I am not a qualified radiologist, merely an interested party, with self-taught knowledge acquired from visiting many, many radiological sites and reviewing many injury types. I just want to ask, did you bang your head in the accident ? Was your head sort of ‘hung’ forwards after your accident, as your first x-ray looks as if your head is in flexion somewhat ?
Looking at the x-rays taken from the side, I think that your ‘prevertebral tissue’ (the tissue in front of your neck bones – at the back of your throat) is a little swollen around the craniocervical junction on the earlier x-ray, which is a sign of injury. I’m not too sure whether the distance between the underside of your condyles (part of the head that sits on the neck) and your atlas (top bone in your neck, that your head sits on) exceeds the permitted amount. It’s very difficult to see in such a small picture but it’s possible.
C3 also looks ‘suspect’ as it’s still out of line with the ‘spinolaminar line’ (a line that follows the flow of the bones at the back) even in the latest picture.
It’s difficult to see but your spinous processes (the bones that stick out at the back of your neck) look slightly misaligned in your latest back to front type x-ray, I think it’s between C5-C6. Mine look the same but still seem to pass the inspection.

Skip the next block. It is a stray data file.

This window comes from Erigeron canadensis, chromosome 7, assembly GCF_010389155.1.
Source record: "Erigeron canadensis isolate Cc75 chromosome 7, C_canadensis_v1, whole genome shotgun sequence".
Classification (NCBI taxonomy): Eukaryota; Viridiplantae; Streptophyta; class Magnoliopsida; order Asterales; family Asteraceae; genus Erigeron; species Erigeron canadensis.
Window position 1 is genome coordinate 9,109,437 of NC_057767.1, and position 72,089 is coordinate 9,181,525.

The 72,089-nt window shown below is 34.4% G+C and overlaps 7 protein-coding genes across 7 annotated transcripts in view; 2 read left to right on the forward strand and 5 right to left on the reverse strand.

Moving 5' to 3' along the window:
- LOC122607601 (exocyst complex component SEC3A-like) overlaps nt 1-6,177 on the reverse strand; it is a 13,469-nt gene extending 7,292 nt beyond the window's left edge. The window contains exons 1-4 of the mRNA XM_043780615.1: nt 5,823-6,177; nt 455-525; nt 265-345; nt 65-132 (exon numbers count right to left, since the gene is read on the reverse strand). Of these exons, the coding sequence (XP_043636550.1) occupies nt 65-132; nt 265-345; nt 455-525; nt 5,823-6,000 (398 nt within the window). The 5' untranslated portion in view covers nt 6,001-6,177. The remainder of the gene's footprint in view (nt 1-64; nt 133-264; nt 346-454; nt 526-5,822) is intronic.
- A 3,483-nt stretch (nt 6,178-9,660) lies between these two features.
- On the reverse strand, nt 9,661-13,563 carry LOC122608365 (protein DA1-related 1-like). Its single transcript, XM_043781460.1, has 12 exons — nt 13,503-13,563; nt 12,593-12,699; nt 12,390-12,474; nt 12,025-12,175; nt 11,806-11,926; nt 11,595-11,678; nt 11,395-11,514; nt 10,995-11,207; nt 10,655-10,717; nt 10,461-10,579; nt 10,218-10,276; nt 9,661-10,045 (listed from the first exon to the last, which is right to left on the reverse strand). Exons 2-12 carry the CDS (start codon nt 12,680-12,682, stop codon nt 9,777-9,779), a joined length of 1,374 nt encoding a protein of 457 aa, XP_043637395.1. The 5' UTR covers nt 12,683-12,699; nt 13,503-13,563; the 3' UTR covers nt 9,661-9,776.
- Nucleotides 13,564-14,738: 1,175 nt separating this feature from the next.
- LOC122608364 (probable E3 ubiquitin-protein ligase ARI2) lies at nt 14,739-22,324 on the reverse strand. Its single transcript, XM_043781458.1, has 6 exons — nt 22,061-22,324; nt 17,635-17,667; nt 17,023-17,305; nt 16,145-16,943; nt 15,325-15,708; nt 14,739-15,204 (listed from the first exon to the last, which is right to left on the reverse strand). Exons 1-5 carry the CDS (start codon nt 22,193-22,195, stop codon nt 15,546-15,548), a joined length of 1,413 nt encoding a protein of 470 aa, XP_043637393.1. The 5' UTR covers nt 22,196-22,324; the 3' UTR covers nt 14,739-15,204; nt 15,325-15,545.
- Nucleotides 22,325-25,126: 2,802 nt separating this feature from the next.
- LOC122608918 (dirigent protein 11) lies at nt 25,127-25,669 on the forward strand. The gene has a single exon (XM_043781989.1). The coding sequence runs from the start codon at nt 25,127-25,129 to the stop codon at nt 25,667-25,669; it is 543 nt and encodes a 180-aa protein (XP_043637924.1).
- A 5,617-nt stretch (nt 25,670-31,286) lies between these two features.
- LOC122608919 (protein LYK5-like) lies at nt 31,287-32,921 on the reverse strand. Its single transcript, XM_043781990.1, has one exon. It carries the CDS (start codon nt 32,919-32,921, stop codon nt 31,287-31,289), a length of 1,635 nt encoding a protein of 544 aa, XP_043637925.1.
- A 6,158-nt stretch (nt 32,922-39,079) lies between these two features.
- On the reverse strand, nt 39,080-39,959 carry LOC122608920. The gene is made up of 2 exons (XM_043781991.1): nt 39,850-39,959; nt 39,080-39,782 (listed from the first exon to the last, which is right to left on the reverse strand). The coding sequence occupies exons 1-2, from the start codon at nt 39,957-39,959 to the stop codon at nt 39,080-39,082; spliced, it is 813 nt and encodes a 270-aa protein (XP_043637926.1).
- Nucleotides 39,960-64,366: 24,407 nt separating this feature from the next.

Many Craniocervical injuries go undiagnosed, I know this, I have spoken to so many people who are surviving (so to speak) with this injury. In the old days craniocervical instability was rare and was thought to be a fatal injury but now, due to the type of sports and motor vehicle accidents, it’s a more common occurrence and people do survive it. I’ll tell you now that there are MANY methodologies to try and capture this injury but NONE capture every form of the injury. I applied all of these methodologies (that I could track down) and I passed most of them with flying colours, there were only a couple of methods that gave me a result that made me suspicious that my head was ‘loose’. I then found the methodology created by Dr Bolognese & Co (including Dr Francomano) – it’s available here on Prettyill.com to download.
After I spent some time learning this methodology and applied it to my radiology, it seemed pretty likely that my problem was Craniocervical instability. I then remortgaged my house and went to The Chiari Institute in New York, where they confirmed it and recommended immediate fixation surgery, which I’ve been unable to get back home in the UK. Professor Rodney Grahame, our UK EDS expert did say that we, with EDS, are more vulnerable to this sort of injury.
Head & Neck Injury (June 2002); Mild Concussion; Post Concussion Syndrome; Postural Orthostatic Tachycardia Syndrome (POTS); Peripheral Vestibular Dysfunction; Mild Radiculopathy & Small Fibre Neuropathy (right leg & foot resp.); Partially Empty Sella (Oct 2002) Fully Blown Empty Sella (Oct 2004); Whiplash Associated Disorder (WAD); Cerebellar Ectopia (Chiari 0); Cranio-cervical Instability (CCI) with Posterior Gliding (PG) & Cranial Settling (CS); Brain Compression; Retroflexed Odontoid; Stretched/Elongated Brainstem; Vitamin D deficiency; Ehlers Danlos (EDS) type 111; and now Osteoarthritis! and oh, I forgot Arrhythmias – confirmed as runs of Bigeminy and Trigeminy.